About 3 years ago when writing on the possible effects of climate change on the Gippsland Coast I mentioned the interactive model developed by Dr Peter Wheeler on flooding inundation at Lakes Entrance. I then incorrectly criticised the Wheeler model by combining it with Bruun’s Rule. This rule basically states that coastlines will retreat about 100 times the amount of vertical sea level rise. The conclusion was that with some of the flood levels in the Wheeler model the foreshore at Lakes would no longer exist. However the model was looking at flooding only and in no way could it encompass the complexities introduced by Bruun’s Rule. This error was pointed out to me by Peter Wheeler and corrected in a subsequent edition.
Though controversial, Bruun’s Rule remains applicable to the Gippsland coast and to the Entrance. And the Wheeler model is applicable to flooding, whether from heavy rainfall or rising sea levels. But as has been pointed out a number of times rising sea levels are not even across the globe but merely an average. The oceans ‘slosh about’ as a result of various factors including tides, currents and storms. They rise because of thermal expansion and ice melt. It also remains that there will inevitably be a number of other influences on local events as a result of climate change including heavy rainfall, coastal erosion, storm surges, wave heights and storm frequencies on top of natural ones such as king tides.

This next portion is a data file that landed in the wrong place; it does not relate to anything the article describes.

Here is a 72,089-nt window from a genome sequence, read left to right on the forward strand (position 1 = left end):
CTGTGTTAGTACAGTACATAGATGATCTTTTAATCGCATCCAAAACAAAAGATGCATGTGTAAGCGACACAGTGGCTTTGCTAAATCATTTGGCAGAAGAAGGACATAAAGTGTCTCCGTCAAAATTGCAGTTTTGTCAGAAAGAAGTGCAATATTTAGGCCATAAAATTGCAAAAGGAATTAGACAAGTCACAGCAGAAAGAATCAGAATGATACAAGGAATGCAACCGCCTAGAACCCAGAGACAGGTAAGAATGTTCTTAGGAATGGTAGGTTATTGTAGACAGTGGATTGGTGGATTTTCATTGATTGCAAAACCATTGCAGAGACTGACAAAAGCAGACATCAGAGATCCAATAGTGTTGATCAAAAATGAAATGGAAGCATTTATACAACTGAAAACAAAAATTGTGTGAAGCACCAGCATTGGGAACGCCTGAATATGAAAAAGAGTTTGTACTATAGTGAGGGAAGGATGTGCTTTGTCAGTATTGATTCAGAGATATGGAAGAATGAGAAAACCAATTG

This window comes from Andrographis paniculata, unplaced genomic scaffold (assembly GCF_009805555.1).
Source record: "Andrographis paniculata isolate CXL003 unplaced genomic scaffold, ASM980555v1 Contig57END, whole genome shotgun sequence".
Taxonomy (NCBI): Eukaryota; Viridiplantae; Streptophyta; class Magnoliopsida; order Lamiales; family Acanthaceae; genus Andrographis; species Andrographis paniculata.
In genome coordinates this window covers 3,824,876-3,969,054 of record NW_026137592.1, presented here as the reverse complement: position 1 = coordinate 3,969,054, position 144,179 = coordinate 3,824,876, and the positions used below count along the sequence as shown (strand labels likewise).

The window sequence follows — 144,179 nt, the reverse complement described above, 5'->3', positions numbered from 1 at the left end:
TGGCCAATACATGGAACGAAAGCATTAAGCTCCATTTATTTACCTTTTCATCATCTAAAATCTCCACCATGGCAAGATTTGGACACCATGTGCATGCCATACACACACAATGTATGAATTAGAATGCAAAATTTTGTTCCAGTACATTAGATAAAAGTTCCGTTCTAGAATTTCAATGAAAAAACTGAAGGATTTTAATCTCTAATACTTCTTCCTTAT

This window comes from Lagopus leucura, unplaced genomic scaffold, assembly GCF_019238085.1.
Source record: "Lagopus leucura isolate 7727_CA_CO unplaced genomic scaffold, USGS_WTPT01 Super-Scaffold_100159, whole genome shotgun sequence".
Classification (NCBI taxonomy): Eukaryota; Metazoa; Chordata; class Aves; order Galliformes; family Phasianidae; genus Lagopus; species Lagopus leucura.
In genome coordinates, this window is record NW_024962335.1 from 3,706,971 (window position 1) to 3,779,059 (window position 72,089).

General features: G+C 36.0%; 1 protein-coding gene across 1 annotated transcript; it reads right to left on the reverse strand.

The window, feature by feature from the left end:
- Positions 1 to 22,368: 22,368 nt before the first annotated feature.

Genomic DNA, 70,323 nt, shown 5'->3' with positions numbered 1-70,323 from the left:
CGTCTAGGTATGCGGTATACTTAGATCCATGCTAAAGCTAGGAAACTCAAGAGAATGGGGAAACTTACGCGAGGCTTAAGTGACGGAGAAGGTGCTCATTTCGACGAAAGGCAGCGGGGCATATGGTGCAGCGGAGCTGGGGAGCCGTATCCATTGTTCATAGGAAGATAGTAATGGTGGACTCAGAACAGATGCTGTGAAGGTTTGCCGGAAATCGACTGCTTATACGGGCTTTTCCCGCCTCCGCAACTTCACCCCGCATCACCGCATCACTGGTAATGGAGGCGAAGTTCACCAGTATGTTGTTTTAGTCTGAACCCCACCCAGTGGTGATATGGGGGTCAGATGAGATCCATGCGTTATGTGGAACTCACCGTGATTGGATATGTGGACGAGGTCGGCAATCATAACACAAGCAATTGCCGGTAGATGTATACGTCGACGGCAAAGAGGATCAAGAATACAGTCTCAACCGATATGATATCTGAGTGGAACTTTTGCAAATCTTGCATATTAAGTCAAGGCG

More recently (2013?) Dr Karl Kruszelnicki speaking at a Lakes Symposium made a joke about Lakes being the first town in Australia to go under and that this could be made a tourist event. The humour of his ‘tongue in cheek’ comment was lost on most of the local media including the Bairnsdale Advertiser. Likewise the Lakes community’s response to the Wheeler model has also been disappointing. Locals tend to look at the global average sea level rise of about 3.5mm pa as a gradual phenomenon and in isolation from all these other events and influences. Somewhat simplistically they conclude that they can easily cope with this and rationalise that even if true it is an event far in the future and does not concern them.
Recent sea level rise predictions of as much as 3 metres as early as 2050 would see Lakes Entrance swamped, the Ninety Mile and the foreshore dunes pulverised and the Gippsland Lakes irrevocably doomed. This worst-case scenario, combined with some of the other aspects listed above, is a dire threat to a number of small towns and holiday villages along the Ninety Mile. Lakes Entrance remains the largest town and the most vulnerable. We ignore these warnings at our peril and almost certainly horrendous financial cost. Applying the Wheeler model and Bruun’s Rule with even moderate sea level rise to Lakes Entrance would see the disappearance of the Lakes foreshore – possibly in one cataclysmic event.
(for a review of the Wheeler model see here)